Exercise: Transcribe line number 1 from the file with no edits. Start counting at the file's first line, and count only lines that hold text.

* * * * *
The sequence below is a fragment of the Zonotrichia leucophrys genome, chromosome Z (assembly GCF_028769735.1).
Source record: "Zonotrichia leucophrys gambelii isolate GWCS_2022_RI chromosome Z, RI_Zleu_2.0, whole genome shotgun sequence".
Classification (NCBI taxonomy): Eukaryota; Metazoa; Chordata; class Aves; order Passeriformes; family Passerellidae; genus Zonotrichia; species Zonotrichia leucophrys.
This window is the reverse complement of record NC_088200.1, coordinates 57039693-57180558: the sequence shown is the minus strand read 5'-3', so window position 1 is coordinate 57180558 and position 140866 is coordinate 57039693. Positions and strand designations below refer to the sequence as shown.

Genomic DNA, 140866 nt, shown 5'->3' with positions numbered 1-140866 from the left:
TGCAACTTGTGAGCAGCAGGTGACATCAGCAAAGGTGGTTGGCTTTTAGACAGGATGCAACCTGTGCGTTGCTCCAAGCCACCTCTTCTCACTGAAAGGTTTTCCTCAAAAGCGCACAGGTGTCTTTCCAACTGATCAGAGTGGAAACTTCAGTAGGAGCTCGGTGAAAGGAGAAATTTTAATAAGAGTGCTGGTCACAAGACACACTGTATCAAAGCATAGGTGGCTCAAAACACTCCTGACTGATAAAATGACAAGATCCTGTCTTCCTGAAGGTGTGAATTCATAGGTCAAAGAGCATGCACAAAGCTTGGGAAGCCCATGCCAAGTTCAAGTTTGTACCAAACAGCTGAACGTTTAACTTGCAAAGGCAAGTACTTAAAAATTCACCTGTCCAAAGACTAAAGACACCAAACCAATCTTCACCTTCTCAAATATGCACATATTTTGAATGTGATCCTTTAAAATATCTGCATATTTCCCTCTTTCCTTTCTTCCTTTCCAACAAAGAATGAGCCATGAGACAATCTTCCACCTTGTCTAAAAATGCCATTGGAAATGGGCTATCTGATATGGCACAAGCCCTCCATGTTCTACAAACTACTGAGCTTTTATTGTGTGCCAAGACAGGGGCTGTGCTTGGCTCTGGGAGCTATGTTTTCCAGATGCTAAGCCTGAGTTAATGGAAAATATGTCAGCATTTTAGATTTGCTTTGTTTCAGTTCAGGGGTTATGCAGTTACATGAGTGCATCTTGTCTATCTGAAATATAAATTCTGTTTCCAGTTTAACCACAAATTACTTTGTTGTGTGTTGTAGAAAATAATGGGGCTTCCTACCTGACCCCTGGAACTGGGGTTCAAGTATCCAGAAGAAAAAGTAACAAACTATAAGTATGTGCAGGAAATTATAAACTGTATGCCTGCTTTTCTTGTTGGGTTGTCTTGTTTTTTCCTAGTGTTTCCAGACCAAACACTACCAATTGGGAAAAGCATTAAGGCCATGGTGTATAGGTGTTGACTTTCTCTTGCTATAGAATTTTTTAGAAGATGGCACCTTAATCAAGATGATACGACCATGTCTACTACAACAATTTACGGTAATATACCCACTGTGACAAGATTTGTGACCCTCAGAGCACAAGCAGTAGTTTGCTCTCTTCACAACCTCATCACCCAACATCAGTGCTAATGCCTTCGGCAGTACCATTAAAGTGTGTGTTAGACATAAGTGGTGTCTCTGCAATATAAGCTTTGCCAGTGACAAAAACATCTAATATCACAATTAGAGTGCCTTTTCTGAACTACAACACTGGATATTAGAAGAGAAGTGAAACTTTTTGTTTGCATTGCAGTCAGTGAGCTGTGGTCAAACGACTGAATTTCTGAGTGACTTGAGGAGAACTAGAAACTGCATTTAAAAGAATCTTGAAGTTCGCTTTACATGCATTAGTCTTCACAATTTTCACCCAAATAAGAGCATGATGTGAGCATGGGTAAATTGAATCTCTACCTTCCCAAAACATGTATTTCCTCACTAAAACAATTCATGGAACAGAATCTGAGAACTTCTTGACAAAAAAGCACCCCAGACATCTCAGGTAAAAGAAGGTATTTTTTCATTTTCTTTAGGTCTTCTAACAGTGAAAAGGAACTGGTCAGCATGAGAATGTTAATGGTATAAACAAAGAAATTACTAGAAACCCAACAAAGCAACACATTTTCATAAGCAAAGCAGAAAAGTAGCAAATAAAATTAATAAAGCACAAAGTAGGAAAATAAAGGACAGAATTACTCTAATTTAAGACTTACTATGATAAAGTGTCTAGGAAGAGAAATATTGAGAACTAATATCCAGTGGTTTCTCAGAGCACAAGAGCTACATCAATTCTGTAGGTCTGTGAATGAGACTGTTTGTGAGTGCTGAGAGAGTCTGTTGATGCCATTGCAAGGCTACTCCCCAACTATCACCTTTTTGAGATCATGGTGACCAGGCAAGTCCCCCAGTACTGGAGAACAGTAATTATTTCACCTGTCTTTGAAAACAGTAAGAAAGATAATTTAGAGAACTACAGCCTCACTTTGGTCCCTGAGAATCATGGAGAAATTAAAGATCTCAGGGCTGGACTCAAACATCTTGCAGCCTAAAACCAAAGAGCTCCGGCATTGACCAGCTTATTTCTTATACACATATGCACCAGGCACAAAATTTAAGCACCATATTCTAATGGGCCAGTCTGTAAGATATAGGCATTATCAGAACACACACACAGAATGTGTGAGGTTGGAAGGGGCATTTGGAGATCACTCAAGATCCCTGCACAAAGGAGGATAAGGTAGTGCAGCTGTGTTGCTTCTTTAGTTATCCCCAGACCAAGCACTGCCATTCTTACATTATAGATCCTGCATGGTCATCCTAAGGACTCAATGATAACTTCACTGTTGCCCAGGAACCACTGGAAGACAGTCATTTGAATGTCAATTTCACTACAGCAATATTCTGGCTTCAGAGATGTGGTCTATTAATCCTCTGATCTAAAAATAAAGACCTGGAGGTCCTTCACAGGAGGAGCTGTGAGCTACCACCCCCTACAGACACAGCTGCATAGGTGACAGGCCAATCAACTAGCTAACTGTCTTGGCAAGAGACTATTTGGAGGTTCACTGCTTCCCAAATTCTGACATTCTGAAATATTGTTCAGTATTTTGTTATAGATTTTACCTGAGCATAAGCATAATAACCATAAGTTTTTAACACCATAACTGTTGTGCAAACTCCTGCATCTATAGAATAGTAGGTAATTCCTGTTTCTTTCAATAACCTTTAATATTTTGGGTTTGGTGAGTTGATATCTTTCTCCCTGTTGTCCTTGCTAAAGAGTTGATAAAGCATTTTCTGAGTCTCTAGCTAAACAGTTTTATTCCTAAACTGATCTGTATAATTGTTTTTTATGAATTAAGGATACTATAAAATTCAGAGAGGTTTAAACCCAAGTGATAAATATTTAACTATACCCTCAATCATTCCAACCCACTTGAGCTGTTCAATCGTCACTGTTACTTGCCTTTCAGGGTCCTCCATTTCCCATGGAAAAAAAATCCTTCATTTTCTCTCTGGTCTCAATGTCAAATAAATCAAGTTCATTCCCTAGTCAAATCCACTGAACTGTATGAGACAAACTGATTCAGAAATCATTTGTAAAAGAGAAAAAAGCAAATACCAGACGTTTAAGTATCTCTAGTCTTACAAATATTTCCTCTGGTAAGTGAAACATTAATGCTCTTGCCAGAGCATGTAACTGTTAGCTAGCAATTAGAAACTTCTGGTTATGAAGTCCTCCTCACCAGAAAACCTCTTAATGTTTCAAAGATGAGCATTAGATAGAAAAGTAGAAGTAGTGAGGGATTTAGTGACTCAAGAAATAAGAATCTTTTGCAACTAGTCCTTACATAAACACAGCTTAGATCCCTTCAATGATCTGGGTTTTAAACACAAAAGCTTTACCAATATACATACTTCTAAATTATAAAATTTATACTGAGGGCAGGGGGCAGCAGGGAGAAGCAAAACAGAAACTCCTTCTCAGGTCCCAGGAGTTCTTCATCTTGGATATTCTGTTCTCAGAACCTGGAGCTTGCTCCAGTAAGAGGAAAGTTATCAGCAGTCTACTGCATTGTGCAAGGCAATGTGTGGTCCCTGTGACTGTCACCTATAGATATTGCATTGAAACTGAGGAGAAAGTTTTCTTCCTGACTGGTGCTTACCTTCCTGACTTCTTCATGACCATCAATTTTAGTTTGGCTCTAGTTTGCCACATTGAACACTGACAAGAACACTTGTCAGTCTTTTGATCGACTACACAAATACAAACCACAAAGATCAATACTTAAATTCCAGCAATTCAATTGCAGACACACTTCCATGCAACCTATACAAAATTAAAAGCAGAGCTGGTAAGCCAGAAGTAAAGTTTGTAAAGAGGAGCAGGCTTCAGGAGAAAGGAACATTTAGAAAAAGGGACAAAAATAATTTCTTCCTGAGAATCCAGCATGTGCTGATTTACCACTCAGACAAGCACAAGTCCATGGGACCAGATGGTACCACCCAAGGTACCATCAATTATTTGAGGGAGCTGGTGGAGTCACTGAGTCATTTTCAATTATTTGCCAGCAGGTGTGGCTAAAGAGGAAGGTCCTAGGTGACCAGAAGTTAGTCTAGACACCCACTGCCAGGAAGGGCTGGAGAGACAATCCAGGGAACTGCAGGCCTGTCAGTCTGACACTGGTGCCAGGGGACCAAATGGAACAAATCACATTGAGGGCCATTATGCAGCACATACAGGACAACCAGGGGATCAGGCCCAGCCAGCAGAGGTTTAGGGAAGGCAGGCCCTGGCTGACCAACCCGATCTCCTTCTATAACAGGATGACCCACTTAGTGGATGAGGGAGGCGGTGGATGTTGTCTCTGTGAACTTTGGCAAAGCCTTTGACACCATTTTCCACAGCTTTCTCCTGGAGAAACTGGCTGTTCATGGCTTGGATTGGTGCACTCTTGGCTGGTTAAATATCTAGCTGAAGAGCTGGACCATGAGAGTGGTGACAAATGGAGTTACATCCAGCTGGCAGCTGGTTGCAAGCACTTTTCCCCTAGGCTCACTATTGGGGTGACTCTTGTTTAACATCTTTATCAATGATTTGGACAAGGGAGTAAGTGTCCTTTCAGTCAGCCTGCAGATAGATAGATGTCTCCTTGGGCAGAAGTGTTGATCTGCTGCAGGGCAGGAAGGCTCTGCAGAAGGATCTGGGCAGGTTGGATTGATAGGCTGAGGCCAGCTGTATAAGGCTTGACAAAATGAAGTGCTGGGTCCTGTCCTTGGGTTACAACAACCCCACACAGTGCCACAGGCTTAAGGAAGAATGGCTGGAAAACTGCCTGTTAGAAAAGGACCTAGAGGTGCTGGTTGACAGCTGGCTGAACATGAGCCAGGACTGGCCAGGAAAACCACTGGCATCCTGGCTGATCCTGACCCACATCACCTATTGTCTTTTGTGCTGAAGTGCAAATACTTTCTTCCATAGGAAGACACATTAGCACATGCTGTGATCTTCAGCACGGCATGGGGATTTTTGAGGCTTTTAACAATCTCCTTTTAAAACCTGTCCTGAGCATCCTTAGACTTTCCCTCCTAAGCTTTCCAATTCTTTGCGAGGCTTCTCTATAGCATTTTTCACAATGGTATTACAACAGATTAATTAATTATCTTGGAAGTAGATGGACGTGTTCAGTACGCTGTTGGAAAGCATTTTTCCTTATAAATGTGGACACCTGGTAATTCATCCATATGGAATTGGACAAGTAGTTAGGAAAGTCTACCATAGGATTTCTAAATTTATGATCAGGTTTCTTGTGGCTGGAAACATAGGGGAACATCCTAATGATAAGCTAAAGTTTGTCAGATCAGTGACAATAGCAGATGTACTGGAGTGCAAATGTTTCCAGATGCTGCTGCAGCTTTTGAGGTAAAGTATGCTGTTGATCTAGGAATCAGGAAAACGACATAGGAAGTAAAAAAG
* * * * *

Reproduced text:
The sequence below is a fragment of the Zonotrichia leucophrys genome, chromosome Z (assembly GCF_028769735.1).